As shown in FIG. 2 the extendable keyboard 40 is in the open position and ready to receive keystrokes. In other words, the user has converted the device 10 from the configuration shown in FIG. 1 to the configuration shown in FIG. 2 by lifting the right side of the left section 42 so that it rotates about the hinge 26 and locks in the position shown in FIG. 2. A sensor 36 capable of sensing a magnetic field is located inside the left section 42 to sense whether the panel 28 is open or closed. A magnet 39 is located inside the right section 44 in a location which is adjacent the sensor 36 when the panel is closed. Still visible and ready for use while device 10 is in the open position are display 14, navigational pad 16, microphone 22, and speaker 23. The numeric keyboard 18 and lens 20 are not visible on the front of the device; they are on the opposite side of the folded out portion, i.e., behind the left section 42 of the keyboard 40, as shown in FIG. 3. In this case the numeric keyboard 18 is not easily accessible to the user, but it is not necessary for it to be easily accessible since in this configuration the user uses the extendable keyboard 40 for data entry.
 The image sensing system 21 receives images according to the direction in which the user points the lens 20 and the field of view of the system 21. For example, the user can use the image sensing system much like a video camera and capture still or moving images by pointing the device 10. The images captured by the image sensing system 21 can be displayed on the display 14 to enable the user to assess what is being captured. Also, the user can transmit the images to a remote location in real-time, while the images are being captured, or he can store the images and later transmit them to a remote location. Transmission is accomplished via a wireless network, as described below. It should be noted that although in FIG. 3 the extendable keyboard 40 is shown in the fully open position, it can be oriented in a partly open position while images are captured by the image sensing system 21 so that the user can capture images at various locations relative to the device 10 while still viewing the images on the display 14. Although the hinge 26 shown in FIG. 3 allows the extendable keyboard 40 to rotate in only one plane relative to the display 14, alternative hinge systems could be used which allow for rotation in other planes as Well. In this way the user could point image sensing system in almost any direction while viewing the captured image on the display 14.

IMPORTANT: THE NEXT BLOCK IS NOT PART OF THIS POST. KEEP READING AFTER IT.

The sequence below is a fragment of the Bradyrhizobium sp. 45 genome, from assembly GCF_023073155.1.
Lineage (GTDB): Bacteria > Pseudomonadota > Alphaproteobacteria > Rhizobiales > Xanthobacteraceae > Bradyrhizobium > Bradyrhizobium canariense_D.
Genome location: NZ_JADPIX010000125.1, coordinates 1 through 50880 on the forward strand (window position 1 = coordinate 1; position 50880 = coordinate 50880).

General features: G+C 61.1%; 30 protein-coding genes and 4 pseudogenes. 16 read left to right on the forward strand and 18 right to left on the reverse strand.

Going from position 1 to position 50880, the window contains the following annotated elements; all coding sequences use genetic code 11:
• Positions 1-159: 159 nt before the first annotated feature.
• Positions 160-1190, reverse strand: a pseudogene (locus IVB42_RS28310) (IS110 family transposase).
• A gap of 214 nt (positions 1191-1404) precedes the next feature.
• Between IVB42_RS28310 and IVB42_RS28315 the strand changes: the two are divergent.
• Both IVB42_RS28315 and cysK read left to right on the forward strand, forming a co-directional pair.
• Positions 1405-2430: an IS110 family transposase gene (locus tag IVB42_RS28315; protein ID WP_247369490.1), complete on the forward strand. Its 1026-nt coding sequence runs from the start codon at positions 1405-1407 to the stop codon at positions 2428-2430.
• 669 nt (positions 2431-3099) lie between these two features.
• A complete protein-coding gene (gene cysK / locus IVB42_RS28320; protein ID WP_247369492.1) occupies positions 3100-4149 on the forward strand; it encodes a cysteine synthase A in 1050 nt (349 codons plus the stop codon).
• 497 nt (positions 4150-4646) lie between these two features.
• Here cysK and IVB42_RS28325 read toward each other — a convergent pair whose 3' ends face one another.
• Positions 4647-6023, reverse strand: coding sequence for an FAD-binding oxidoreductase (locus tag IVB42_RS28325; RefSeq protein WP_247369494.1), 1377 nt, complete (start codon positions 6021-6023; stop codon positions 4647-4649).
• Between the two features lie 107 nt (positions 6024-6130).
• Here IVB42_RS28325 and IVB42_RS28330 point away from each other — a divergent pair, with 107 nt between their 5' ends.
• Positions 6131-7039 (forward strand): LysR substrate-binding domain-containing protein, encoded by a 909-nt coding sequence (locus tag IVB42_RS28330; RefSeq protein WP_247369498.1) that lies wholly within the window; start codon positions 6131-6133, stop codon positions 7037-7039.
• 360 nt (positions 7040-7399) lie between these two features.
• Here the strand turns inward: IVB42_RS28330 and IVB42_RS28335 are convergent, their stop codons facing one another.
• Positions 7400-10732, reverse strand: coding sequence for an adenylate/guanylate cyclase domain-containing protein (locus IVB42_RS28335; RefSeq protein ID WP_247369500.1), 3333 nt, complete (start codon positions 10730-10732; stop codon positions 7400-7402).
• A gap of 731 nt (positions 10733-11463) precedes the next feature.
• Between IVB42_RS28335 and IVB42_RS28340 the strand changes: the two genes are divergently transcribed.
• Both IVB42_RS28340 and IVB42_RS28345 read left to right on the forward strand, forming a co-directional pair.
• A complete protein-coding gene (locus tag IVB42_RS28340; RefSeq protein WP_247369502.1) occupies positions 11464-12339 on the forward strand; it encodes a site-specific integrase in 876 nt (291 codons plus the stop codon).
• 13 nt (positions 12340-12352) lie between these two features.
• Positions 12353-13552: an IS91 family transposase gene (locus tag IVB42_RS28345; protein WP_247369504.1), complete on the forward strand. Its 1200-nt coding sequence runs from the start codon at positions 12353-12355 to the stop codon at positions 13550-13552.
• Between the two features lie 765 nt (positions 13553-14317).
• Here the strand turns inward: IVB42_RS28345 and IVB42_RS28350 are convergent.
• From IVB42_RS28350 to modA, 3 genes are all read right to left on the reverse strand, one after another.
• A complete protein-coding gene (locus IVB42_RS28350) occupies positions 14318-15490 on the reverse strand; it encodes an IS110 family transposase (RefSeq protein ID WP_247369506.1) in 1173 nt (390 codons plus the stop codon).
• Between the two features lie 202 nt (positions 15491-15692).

It should be understood that the hinge 26 could be located in other positions on the device to permit the keyboard to be folded in different ways. For example, the hinge 26 could be located on the right side of the device 10 so that the folded portion of the keyboard folds to the right side of the device rather than to the left side.
 Turning now to FIG. 3, the back of the device is shown, with the fold out panel 28 in the open position. Thus it can be seen that the lens 20 points toward the rear of the device 10 to enable a user to capture images from behind the device.
 The present device is intended to ease the typing burden on users that take advantage of cost efficient messaging services such as SMS. The Short Message Service (SMS) is the ability to send and receive text messages to and from mobile telephones. The text can comprise of words or numbers or an alphanumeric combination. SMS was created as part of the GSM Phase 1 standard. Each short message is up to 160 characters in length when Latin alphabets are used, and 70 characters in length when non-Latin alphabets such as Arabic and Chinese are used.